Female genital cutting is widely recognised as a violation of the human rights of women and girls. Although it has been outlawed or restricted in most of the countries in which it occurs, laws are poorly enforced and in some cases have driven the practice further underground. In Burkina Faso, for example, there was an increase in cutting babies instead of young girls, to escape scrutiny [9]. And FGM is by no means an issue limited to Africa and Asia. As a result of immigration, it has spread to Australia, Europe and North America. Yet few European countries invest in awareness training or investigations and none explicitly accept the threat of genital mutilation as a reason for asylum [12]. In December 2012 the General Assembly passed a resolution calling for intensified efforts to eliminate FGM. And in July 2014 UNICEF and the UK co hosted the inaugural Girl Summit, aimed at mobilising efforts to end FGM and child marriage within a generation.

The Female Genital Mutilation Act 2003 outlaws performing FGM on women/girls in the UK. However, in 2013 the UN expressed concern that in the decade since the Labour government introduced the law, there had been no convictions. Campaigners, meanwhile, warn that many young girls are being taken out of schools by their parents to be cut overseas [11]. And despite UK legislation, an estimated 66,000 women in England and have been affected by FGM, while 24,000 girls under 15 are thought to be at risk.

In 2014, Bristol teenager Fahma Mohamed, 17, daughter of a Muslim Somali family, was chosen to lead a national campaign spearheaded by the Guardian newspaper to make schools to do more to educate students, parents and teachers about the dangers of FGM [14]. Backed by charities and campaigners, Fahma launched a petition on for education secretary Michael Gove to write to the head teachers of all primary and secondary schools about the horrors of FGM, and to do so before the school summer holidays, when girls are traditionally sent away, a period dubbed ‘The Cutting Season’. It became one of the fastest-growing petitions hosted on the campaigning website, at one point attracting two signatures every second [15]. It was readily backed by the health and police sector as well as Malala Yousafzai and UN secretary-general, Ban Ki-moon. Though Gove initially stopped short of saying that FGM should be taught in all schools, he agreed to the request on February 28th [15].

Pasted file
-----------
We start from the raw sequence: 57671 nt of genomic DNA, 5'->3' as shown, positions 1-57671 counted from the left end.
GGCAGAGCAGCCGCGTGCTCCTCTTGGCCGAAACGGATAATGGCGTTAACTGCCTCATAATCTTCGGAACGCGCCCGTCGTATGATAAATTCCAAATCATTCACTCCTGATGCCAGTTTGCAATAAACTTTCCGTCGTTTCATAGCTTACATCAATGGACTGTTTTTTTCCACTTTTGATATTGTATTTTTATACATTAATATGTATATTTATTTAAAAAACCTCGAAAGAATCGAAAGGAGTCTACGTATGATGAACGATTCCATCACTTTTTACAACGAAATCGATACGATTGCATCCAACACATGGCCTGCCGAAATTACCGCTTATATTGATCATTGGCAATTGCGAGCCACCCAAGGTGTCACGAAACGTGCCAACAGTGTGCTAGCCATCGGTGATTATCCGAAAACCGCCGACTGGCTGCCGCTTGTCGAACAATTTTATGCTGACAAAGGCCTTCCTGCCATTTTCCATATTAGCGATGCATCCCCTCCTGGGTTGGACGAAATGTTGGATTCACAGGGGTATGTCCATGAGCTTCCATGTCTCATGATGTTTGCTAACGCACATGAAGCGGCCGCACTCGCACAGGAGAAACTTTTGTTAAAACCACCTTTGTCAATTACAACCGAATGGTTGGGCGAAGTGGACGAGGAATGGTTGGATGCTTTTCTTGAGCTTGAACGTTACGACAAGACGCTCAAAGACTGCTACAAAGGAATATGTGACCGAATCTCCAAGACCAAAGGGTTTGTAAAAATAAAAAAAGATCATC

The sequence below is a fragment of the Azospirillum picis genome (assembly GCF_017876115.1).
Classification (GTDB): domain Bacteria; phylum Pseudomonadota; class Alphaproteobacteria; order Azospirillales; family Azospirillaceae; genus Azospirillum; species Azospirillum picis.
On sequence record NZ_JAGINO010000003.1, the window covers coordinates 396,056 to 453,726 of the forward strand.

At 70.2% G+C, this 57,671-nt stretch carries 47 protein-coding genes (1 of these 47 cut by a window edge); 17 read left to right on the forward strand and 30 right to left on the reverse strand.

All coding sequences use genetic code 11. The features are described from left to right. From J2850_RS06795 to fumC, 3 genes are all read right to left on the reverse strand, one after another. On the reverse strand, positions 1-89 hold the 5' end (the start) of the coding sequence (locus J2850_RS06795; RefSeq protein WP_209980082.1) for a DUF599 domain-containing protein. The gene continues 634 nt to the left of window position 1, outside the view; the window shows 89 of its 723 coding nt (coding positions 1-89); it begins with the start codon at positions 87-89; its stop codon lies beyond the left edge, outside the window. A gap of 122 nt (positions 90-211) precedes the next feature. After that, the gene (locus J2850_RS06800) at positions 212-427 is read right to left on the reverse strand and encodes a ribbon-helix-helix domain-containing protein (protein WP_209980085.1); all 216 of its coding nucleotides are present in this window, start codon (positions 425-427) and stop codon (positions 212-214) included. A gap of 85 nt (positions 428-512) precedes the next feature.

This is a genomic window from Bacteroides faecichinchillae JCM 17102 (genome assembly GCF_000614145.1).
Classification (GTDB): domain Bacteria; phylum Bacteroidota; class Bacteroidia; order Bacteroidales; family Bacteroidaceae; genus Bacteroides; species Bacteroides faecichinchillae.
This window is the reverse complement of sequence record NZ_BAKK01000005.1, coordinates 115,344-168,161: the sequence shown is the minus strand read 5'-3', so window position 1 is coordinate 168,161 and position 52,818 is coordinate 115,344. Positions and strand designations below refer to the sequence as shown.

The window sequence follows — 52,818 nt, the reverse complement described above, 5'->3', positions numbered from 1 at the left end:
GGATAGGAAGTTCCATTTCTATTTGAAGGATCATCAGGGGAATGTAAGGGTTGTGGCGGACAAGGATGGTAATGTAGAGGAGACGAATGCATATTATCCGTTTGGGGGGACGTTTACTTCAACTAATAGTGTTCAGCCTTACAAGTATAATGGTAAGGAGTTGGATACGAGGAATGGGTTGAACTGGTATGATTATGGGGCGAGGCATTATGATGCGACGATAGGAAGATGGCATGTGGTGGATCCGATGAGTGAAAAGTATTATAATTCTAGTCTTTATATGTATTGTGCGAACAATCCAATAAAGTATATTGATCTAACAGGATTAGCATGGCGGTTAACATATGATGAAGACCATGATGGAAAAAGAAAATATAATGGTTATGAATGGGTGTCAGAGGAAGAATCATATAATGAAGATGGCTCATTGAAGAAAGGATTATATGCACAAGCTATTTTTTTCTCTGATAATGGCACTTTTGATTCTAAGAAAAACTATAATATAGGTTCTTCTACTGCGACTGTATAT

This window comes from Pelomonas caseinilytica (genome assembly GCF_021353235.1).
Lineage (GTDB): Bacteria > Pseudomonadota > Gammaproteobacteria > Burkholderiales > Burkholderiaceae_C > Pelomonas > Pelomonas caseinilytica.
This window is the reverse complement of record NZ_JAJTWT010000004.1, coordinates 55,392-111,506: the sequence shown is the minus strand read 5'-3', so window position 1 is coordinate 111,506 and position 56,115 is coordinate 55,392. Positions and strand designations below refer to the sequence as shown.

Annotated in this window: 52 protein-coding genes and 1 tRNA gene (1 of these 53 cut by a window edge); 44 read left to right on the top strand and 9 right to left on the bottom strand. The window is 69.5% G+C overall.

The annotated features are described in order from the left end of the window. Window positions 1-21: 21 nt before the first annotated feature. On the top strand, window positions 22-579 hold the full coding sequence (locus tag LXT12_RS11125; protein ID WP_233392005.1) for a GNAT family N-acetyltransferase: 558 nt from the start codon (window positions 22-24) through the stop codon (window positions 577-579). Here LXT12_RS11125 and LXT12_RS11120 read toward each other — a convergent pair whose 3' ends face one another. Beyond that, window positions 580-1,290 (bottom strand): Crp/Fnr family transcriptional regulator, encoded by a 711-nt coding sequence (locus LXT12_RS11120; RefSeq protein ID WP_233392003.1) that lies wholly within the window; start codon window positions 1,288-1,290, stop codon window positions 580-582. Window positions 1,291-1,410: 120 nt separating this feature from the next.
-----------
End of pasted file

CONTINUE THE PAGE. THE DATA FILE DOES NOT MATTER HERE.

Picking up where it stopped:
Fahma Mohamed

[1] United Nations Children’s Fund, Female Genital Mutilation/Cutting: A statistical overview and exploration of the dynamics of change, UNICEF (2013)

[2] Desert Flower: The Extraordinary Life of A Desert Nomad, Waris Dirie (1988)

[3] Kenyan ‘cutter’ says female genital mutilation is her livelihood (Feb, 07 2014)

[4] United nations Children’s Fund, Changing A Harmful Social Convention: Female Genital Mutilation/Cutting (2005)

[5] Female Genital Mutilation and Obstetric Outcome: WHO Collaborative Prospective Study in Six African Countries (2006)

[6] Female Genital Mutilation – The Facts

[7] UNICEF: Female genital mutilation/cutting (Oct 31, 2014)

[8] Female Genital Mutilation and Child Marriage: Progress, But Too Slow (July 26, 2014)

[9] Cutters turn razors on babies to evade FGM/C (law Jan 27, 2009)


[11] Special report: Female genital mutilation – unreported, ignored and unpunished (Jan 06 2013)–unreported-ignored-and-unpunished-8439824.html


[13] FGM: more than 1,700 women and girls treated by NHS since April (Oct 16 2014)

[14] Bristol girl Fahma Mohamed fronts national campaign against female genital mutilation (Feb 06 2014)

[15] Fahma Mohamed: the shy campaigner who fought for FGM education (Feb 28 2014)

[16] Tell schools to teach risks of female genital mutilation before the summer